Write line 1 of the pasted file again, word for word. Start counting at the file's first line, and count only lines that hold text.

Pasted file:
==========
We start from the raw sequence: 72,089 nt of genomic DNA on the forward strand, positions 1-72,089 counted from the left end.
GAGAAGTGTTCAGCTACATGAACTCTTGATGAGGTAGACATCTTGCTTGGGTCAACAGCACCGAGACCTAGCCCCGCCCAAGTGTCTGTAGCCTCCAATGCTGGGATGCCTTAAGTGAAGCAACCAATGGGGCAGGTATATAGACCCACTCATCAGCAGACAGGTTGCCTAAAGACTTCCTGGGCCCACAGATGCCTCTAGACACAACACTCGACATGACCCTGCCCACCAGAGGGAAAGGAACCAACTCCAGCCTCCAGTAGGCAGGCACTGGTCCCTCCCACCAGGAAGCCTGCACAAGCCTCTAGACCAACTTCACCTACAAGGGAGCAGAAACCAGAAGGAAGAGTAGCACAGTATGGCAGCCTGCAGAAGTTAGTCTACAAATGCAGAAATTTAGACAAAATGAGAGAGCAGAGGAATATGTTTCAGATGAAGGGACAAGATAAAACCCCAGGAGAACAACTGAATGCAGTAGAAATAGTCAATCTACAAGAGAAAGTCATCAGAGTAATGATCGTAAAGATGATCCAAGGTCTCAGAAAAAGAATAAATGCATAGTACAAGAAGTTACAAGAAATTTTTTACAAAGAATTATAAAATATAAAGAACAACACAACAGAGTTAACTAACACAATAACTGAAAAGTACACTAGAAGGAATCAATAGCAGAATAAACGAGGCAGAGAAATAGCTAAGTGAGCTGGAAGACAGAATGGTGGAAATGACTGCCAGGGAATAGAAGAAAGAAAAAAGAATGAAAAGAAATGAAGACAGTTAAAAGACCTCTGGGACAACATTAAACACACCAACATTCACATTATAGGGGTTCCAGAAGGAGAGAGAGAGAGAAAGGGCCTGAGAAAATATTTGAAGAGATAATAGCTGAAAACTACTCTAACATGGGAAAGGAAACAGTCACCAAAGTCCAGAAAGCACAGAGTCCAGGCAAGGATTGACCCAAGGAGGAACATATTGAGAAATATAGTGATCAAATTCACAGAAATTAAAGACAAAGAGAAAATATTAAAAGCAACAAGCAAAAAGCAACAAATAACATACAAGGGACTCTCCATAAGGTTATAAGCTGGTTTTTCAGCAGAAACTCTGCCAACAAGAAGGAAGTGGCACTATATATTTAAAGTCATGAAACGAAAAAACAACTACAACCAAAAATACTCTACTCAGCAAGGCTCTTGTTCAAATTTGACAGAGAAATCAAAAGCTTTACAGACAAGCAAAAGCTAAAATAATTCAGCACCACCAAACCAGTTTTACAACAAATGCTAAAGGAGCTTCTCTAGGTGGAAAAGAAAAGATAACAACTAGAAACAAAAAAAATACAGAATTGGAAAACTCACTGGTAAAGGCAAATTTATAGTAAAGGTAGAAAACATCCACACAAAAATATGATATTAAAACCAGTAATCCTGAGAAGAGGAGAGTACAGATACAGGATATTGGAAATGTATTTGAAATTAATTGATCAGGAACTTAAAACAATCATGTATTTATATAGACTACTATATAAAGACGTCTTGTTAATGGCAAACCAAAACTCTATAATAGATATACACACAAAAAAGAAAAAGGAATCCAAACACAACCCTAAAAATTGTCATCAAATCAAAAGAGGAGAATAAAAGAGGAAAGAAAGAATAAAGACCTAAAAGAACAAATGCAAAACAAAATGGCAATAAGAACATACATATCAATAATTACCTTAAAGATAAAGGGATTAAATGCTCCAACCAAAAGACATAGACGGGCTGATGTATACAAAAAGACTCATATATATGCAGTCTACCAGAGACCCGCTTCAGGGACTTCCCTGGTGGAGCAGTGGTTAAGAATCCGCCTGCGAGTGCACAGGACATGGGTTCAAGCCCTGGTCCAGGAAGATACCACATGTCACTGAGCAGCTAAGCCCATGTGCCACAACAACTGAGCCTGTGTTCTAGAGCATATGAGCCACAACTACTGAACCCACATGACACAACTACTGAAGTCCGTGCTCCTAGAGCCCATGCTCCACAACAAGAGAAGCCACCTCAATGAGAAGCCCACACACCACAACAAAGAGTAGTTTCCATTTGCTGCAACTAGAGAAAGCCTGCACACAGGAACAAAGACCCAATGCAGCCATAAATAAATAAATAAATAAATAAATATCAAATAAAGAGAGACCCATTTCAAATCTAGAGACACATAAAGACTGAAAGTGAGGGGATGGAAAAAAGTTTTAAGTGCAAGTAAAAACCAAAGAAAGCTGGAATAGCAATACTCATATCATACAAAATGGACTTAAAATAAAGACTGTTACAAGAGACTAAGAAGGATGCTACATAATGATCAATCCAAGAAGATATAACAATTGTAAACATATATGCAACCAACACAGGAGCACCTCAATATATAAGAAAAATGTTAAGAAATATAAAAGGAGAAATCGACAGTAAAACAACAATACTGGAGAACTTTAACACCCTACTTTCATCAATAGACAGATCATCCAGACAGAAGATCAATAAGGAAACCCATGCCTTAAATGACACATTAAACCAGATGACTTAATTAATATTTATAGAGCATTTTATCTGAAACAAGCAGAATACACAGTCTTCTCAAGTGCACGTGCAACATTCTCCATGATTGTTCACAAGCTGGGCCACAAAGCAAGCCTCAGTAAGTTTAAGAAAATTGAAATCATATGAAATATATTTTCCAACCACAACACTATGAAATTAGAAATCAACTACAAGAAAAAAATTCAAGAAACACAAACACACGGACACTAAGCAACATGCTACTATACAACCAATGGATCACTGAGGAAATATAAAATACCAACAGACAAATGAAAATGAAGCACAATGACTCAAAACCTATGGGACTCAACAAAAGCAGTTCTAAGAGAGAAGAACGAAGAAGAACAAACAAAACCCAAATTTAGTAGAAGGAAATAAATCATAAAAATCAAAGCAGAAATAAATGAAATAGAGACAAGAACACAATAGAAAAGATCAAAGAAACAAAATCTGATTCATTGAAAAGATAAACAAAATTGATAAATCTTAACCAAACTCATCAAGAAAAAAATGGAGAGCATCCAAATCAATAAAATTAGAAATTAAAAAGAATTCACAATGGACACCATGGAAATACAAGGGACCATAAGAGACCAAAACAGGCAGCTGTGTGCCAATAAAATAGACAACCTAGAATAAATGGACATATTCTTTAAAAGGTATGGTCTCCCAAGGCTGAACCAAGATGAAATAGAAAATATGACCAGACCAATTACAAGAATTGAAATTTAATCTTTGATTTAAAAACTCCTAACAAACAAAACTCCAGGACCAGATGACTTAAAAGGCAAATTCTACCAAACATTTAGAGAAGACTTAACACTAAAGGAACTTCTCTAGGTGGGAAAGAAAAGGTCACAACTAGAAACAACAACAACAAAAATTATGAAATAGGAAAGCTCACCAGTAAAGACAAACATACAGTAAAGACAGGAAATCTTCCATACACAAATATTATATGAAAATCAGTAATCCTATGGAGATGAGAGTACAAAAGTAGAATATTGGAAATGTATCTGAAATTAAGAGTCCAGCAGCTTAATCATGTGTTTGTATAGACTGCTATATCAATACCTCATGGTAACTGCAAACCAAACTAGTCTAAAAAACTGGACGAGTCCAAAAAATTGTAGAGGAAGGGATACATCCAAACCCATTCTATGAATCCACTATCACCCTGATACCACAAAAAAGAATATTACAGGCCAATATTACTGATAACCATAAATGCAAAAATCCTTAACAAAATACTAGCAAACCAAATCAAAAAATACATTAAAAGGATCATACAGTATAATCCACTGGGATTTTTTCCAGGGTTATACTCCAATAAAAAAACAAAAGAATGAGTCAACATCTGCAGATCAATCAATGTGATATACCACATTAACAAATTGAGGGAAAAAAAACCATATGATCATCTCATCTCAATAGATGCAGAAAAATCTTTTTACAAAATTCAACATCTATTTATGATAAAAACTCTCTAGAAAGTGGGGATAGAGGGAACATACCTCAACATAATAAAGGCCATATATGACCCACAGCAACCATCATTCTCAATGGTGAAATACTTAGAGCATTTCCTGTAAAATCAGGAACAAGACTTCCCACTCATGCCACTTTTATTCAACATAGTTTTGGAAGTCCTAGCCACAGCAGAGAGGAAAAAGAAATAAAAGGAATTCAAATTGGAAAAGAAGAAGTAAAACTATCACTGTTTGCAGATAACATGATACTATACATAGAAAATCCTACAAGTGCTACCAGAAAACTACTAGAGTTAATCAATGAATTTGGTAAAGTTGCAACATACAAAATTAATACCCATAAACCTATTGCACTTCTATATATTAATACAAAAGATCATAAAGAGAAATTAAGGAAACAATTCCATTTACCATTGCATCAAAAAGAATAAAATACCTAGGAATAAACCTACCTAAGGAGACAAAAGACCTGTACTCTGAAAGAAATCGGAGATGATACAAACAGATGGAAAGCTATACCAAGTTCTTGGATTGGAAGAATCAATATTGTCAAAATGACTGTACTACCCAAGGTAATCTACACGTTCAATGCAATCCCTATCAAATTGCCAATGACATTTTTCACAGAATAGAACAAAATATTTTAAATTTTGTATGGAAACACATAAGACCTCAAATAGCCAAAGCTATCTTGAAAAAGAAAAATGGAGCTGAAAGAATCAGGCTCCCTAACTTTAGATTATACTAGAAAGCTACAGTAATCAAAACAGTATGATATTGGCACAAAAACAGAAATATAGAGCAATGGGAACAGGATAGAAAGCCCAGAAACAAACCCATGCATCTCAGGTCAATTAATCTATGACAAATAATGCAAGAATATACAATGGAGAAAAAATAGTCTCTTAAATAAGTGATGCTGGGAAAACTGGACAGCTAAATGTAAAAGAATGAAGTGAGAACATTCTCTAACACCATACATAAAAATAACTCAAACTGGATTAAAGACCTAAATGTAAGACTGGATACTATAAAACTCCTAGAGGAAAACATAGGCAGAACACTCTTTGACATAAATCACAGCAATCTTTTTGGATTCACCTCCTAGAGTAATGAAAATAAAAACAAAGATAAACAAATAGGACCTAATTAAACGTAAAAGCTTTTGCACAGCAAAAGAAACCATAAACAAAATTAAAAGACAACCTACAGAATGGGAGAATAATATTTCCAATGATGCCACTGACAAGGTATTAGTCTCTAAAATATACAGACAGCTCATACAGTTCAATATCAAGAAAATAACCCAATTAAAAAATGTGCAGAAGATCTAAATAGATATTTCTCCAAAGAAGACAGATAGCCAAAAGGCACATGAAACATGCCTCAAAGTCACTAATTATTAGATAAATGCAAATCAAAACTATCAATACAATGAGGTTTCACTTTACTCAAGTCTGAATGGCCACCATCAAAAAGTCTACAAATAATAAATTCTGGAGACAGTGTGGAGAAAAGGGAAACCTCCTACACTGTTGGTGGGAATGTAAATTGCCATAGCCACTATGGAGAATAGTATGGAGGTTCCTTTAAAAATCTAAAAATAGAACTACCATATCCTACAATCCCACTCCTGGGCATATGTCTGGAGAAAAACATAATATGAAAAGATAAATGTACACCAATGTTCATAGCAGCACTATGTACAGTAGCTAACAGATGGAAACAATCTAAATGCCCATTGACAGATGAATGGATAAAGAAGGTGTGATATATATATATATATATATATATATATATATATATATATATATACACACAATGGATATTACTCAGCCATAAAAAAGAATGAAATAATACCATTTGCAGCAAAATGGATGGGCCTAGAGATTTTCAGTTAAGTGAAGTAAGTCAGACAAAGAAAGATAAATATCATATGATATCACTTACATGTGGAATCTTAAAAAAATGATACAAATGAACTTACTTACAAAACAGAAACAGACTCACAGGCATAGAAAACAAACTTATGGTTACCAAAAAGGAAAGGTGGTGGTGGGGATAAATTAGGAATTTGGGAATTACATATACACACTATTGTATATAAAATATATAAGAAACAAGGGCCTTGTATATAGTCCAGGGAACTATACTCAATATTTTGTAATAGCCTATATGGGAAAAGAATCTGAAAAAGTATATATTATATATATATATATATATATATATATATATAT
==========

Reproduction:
We start from the raw sequence: 72,089 nt of genomic DNA on the forward strand, positions 1-72,089 counted from the left end.